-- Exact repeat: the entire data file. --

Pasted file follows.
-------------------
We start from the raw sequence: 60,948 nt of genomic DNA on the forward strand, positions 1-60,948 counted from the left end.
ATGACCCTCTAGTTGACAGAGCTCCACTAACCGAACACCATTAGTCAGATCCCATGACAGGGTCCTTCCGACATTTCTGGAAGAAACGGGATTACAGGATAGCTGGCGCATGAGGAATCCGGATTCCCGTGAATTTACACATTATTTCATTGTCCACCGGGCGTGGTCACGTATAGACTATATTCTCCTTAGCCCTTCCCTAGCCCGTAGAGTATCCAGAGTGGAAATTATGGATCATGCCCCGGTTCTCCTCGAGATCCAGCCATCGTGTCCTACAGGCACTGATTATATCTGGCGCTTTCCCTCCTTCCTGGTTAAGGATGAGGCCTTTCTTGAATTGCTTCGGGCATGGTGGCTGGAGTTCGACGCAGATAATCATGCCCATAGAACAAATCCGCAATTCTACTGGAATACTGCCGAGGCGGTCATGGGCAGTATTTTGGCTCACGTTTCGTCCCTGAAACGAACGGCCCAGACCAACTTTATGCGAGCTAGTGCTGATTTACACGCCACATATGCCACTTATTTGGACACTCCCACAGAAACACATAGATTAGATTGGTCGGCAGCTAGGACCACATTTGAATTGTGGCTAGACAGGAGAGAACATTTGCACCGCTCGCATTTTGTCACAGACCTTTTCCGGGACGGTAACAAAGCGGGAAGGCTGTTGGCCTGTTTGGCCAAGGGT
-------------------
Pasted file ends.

We start from the raw sequence: 60,948 nt of genomic DNA on the forward strand, positions 1-60,948 counted from the left end.
ATGACCCTCTAGTTGACAGAGCTCCACTAACCGAACACCATTAGTCAGATCCCATGACAGGGTCCTTCCGACATTTCTGGAAGAAACGGGATTACAGGATAGCTGGCGCATGAGGAATCCGGATTCCCGTGAATTTACACATTATTTCATTGTCCACCGGGCGTGGTCACGTATAGACTATATTCTCCTTAGCCCTTCCCTAGCCCGTAGAGTATCCAGAGTGGAAATTATGGATCATGCCCCGGTTCTCCTCGAGATCCAGCCATCGTGTCCTACAGGCACTGATTATATCTGGCGCTTTCCCTCCTTCCTGGTTAAGGATGAGGCCTTTCTTGAATTGCTTCGGGCATGGTGGCTGGAGTTCGACGCAGATAATCATGCCCATAGAACAAATCCGCAATTCTACTGGAATACTGCCGAGGCGGTCATGGGCAGTATTTTGGCTCACGTTTCGTCCCTGAAACGAACGGCCCAGACCAACTTTATGCGAGCTAGTGCTGATTTACACGCCACATATGCCACTTATTTGGACACTCCCACAGAAACACATAGATTAGATTGGTCGGCAGCTAGGACCACATTTGAATTGTGGCTAGACAGGAGAGAACATTTGCACCGCTCGCATTTTGTCACAGACCTTTTCCGGGACGGTAACAAAGCGGGAAGGCTGTTGGCCTGTTTGGCCAAGGGT